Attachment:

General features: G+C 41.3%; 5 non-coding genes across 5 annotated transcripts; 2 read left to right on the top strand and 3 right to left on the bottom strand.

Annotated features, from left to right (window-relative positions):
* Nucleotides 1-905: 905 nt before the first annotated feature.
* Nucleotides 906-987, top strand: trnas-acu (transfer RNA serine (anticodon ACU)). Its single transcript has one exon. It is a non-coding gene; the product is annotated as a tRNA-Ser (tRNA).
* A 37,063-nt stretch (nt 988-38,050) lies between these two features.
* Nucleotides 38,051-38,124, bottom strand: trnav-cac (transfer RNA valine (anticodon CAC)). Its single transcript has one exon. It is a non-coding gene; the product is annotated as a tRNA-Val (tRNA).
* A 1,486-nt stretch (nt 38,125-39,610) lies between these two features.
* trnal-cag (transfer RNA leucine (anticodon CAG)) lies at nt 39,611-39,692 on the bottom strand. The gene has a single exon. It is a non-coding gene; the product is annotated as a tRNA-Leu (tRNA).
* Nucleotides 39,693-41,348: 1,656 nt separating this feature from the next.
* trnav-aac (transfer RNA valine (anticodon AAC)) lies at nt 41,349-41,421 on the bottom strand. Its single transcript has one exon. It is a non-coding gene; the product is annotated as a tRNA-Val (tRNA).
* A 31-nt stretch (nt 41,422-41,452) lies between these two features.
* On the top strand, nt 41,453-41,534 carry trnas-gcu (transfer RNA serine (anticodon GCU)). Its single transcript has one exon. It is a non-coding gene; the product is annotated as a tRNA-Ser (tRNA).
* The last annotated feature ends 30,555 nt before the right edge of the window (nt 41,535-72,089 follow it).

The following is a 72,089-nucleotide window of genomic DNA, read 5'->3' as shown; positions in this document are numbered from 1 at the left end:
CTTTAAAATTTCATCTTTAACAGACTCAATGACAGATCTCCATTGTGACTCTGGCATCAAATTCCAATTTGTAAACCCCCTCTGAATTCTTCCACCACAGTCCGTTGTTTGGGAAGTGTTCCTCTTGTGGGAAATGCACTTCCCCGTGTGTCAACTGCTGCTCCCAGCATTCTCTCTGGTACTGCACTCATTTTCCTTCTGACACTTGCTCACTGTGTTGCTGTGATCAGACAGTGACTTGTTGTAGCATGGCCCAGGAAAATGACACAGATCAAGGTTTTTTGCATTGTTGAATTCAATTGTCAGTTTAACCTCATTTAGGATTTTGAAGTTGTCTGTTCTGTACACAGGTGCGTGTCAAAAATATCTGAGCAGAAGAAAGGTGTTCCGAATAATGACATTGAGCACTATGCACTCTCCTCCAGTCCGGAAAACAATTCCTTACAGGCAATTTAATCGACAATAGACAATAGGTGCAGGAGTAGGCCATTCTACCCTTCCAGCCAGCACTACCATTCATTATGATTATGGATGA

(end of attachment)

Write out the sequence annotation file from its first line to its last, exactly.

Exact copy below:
General features: G+C 41.3%; 5 non-coding genes across 5 annotated transcripts; 2 read left to right on the top strand and 3 right to left on the bottom strand.

Annotated features, from left to right (window-relative positions):
* Nucleotides 1-905: 905 nt before the first annotated feature.
* Nucleotides 906-987, top strand: trnas-acu (transfer RNA serine (anticodon ACU)). Its single transcript has one exon. It is a non-coding gene; the product is annotated as a tRNA-Ser (tRNA).
* A 37,063-nt stretch (nt 988-38,050) lies between these two features.
* Nucleotides 38,051-38,124, bottom strand: trnav-cac (transfer RNA valine (anticodon CAC)). Its single transcript has one exon. It is a non-coding gene; the product is annotated as a tRNA-Val (tRNA).
* A 1,486-nt stretch (nt 38,125-39,610) lies between these two features.
* trnal-cag (transfer RNA leucine (anticodon CAG)) lies at nt 39,611-39,692 on the bottom strand. The gene has a single exon. It is a non-coding gene; the product is annotated as a tRNA-Leu (tRNA).
* Nucleotides 39,693-41,348: 1,656 nt separating this feature from the next.
* trnav-aac (transfer RNA valine (anticodon AAC)) lies at nt 41,349-41,421 on the bottom strand. Its single transcript has one exon. It is a non-coding gene; the product is annotated as a tRNA-Val (tRNA).
* A 31-nt stretch (nt 41,422-41,452) lies between these two features.
* On the top strand, nt 41,453-41,534 carry trnas-gcu (transfer RNA serine (anticodon GCU)). Its single transcript has one exon. It is a non-coding gene; the product is annotated as a tRNA-Ser (tRNA).
* The last annotated feature ends 30,555 nt before the right edge of the window (nt 41,535-72,089 follow it).

The following is a 72,089-nucleotide window of genomic DNA, read 5'->3' as shown; positions in this document are numbered from 1 at the left end:
CTTTAAAATTTCATCTTTAACAGACTCAATGACAGATCTCCATTGTGACTCTGGCATCAAATTCCAATTTGTAAACCCCCTCTGAATTCTTCCACCACAGTCCGTTGTTTGGGAAGTGTTCCTCTTGTGGGAAATGCACTTCCCCGTGTGTCAACTGCTGCTCCCAGCATTCTCTCTGGTACTGCACTCATTTTCCTTCTGACACTTGCTCACTGTGTTGCTGTGATCAGACAGTGACTTGTTGTAGCATGGCCCAGGAAAATGACACAGATCAAGGTTTTTTGCATTGTTGAATTCAATTGTCAGTTTAACCTCATTTAGGATTTTGAAGTTGTCTGTTCTGTACACAGGTGCGTGTCAAAAATATCTGAGCAGAAGAAAGGTGTTCCGAATAATGACATTGAGCACTATGCACTCTCCTCCAGTCCGGAAAACAATTCCTTACAGGCAATTTAATCGACAATAGACAATAGGTGCAGGAGTAGGCCATTCTACCCTTCCAGCCAGCACTACCATTCATTATGATTATGGATGA